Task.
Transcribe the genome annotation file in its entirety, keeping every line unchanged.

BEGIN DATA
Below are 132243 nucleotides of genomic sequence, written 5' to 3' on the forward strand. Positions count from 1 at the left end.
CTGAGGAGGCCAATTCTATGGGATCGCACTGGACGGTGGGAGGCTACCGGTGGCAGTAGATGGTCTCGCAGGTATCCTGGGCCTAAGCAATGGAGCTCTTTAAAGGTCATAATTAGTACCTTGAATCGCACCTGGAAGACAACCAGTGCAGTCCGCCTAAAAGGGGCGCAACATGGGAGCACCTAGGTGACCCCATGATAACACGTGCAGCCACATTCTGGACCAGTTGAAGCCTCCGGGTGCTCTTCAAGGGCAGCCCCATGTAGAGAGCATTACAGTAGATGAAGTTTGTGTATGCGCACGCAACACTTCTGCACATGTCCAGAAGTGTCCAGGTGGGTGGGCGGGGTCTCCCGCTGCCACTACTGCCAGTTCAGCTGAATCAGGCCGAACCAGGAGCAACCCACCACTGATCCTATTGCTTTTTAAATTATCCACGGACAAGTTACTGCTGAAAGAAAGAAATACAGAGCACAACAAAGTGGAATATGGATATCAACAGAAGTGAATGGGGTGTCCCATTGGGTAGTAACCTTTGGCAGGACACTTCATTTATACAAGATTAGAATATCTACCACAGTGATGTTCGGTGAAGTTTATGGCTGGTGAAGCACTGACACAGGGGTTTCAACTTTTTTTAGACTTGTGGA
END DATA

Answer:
Below are 132243 nucleotides of genomic sequence, written 5' to 3' on the forward strand. Positions count from 1 at the left end.
CTGAGGAGGCCAATTCTATGGGATCGCACTGGACGGTGGGAGGCTACCGGTGGCAGTAGATGGTCTCGCAGGTATCCTGGGCCTAAGCAATGGAGCTCTTTAAAGGTCATAATTAGTACCTTGAATCGCACCTGGAAGACAACCAGTGCAGTCCGCCTAAAAGGGGCGCAACATGGGAGCACCTAGGTGACCCCATGATAACACGTGCAGCCACATTCTGGACCAGTTGAAGCCTCCGGGTGCTCTTCAAGGGCAGCCCCATGTAGAGAGCATTACAGTAGATGAAGTTTGTGTATGCGCACGCAACACTTCTGCACATGTCCAGAAGTGTCCAGGTGGGTGGGCGGGGTCTCCCGCTGCCACTACTGCCAGTTCAGCTGAATCAGGCCGAACCAGGAGCAACCCACCACTGATCCTATTGCTTTTTAAATTATCCACGGACAAGTTACTGCTGAAAGAAAGAAATACAGAGCACAACAAAGTGGAATATGGATATCAACAGAAGTGAATGGGGTGTCCCATTGGGTAGTAACCTTTGGCAGGACACTTCATTTATACAAGATTAGAATATCTACCACAGTGATGTTCGGTGAAGTTTATGGCTGGTGAAGCACTGACACAGGGGTTTCAACTTTTTTTAGACTTGTGGA